4. So why will a policy be drawn which hurts many because of a tiny number of people? A good regulation is one the benefits the majority!
I got more heart broken when I decided to read your mission statement. Honestly speaking your new policy is in sharp contradiction with what is supposed to guide your policy regulations.
Your mission has remained; “to provide timely financial services” to eligible Ghanaian tertiary students. Just maybe your outfit has a different definition for the word timely but if it is what we all know then I do not think two months after students have been in school but yet to receive any disbursements is anything to call timely. Almost all universities have closed registration of courses for the semester. What is the fate of those students who are on campus but are still struggling to raise any money to pay their fees?
I do not know the level of trauma some students in other universities went through and how it was handled. At the University of Cape Coast where I school, if not for the kind intervention of the SRC and the Local NUGS office, at least 300 students loan beneficiaries would have had their education painfully curtailed. They had absolutely nothing on them to pay their fees and only looked up to your scheme but to no avail. They were all in good academic standing too. The SRC had to plead with management to allow beneficiaries who had no other alternative raising any money for their fees to register for their courses without making any deposit just so they can meet your new regulation of “pay your fees and register before you can get paid”.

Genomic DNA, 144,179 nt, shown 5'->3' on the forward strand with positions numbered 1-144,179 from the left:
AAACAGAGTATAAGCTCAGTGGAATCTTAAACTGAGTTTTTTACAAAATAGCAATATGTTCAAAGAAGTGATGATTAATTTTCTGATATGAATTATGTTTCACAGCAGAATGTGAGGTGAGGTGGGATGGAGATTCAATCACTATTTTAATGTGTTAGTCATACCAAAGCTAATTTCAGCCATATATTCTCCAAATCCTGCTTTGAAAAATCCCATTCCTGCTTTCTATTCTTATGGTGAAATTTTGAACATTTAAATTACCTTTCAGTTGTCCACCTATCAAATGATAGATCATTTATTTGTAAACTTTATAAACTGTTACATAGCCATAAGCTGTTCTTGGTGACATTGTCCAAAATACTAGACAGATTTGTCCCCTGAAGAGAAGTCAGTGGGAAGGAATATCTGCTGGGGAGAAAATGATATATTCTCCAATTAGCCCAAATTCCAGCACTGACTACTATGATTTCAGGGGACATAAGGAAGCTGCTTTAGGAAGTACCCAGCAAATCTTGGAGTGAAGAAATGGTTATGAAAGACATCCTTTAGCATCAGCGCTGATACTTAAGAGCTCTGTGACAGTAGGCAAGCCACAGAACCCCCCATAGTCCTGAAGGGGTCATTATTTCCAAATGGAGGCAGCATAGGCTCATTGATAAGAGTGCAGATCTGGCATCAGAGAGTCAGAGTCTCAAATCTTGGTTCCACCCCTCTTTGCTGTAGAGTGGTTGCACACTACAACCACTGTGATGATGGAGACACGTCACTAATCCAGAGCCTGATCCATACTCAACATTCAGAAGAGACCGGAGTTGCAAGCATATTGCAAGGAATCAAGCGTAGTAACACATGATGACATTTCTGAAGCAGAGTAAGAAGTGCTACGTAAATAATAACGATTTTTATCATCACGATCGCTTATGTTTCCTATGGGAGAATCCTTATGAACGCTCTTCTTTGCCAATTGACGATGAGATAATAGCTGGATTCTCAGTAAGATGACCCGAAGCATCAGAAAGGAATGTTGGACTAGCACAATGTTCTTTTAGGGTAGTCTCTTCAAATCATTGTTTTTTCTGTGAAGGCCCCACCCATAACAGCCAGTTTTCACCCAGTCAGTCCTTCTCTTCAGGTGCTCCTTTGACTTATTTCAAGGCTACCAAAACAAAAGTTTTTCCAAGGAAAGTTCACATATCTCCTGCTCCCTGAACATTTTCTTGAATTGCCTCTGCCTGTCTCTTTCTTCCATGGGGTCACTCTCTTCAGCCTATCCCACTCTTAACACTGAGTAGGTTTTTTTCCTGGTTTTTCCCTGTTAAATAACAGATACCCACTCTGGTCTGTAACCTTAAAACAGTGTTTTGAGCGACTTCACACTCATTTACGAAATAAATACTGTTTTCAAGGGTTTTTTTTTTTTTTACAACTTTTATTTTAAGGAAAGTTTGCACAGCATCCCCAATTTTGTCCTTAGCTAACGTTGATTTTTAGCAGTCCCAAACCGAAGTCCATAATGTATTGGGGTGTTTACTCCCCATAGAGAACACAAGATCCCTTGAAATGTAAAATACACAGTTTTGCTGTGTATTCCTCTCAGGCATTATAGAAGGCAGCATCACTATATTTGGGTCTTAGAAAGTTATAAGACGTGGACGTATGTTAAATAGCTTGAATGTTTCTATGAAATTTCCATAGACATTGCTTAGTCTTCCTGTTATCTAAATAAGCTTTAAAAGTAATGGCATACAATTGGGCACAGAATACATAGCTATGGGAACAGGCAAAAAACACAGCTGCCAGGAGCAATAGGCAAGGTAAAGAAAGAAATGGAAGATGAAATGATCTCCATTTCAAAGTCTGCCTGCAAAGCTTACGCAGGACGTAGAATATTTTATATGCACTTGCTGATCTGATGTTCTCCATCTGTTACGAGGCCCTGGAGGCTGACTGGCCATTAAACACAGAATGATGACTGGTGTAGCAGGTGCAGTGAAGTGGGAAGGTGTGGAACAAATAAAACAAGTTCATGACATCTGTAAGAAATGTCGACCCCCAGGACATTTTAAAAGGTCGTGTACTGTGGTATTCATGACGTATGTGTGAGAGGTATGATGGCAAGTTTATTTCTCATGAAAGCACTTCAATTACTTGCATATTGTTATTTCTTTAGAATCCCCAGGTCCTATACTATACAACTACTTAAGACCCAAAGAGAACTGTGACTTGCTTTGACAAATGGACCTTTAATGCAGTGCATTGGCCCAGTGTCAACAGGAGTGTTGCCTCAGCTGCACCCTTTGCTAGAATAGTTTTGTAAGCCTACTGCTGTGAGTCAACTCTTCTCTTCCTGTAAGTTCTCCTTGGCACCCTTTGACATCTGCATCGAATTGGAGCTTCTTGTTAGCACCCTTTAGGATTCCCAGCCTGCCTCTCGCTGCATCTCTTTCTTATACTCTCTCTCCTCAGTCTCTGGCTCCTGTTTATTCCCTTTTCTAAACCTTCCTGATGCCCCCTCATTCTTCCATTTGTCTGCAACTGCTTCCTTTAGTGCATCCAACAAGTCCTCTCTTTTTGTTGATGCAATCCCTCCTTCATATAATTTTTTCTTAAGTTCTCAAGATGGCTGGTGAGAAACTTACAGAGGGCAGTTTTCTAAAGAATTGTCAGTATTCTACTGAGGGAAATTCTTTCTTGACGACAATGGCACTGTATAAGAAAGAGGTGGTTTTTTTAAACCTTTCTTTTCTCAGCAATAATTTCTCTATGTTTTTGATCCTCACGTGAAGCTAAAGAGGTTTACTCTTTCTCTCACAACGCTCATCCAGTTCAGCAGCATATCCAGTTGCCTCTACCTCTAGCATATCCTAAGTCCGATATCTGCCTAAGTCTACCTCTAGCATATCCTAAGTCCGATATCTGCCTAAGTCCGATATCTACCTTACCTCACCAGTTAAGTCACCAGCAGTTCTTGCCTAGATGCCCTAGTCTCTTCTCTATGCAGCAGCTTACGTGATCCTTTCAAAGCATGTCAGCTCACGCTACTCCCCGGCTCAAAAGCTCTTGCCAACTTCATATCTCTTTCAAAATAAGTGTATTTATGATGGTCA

You have swayed from your goals. Your new policy regulation will no longer get students the funds they need for their tuition and hostel fees as you have in your goals.
The hard truth is that your new regulation has put beneficiaries in a more difficult position. The very struggle they faced and sought cover from your outfit is the same struggle your new regulation is sending them back to.
Let’s look at this scenario in case you still don’t understand the new regulation. This is what the new regulation looks like, I need money to buy something and because I don’t have money I have come to apply for a loan from you. You have agreed to give me the loan after I met all your requirements. Now you are telling me that before I can get the loan, I have to buy the ‘something’ before you can give me the loan. Isn’t it just a funny thing to do?
What it means is that if this year only 100 beneficiaries out of say a total of 500 beneficiaries in a school can afford to pay their fees from other sources available to them and register before they get the loan disbursement, the rest of the 400 would have no option than to either defer their program of study or withdraw from the school. I don’t think this is what we want as a country and as a scheme.
I think out of frustration I am writing too long. I have said enough.
I am not sure the scheme would be serving its purpose if we hold onto the new regulation. We need a revision of that new regulation now.
The level of frustration has reached its apogee!
*Latif Lawrence Jorhowie*
*Level 400 Bachelor of Education Accounting Student*
*University of Cape Coast*
Ministry of Education
National Council for Tertiary Education
All other relevant stakeholders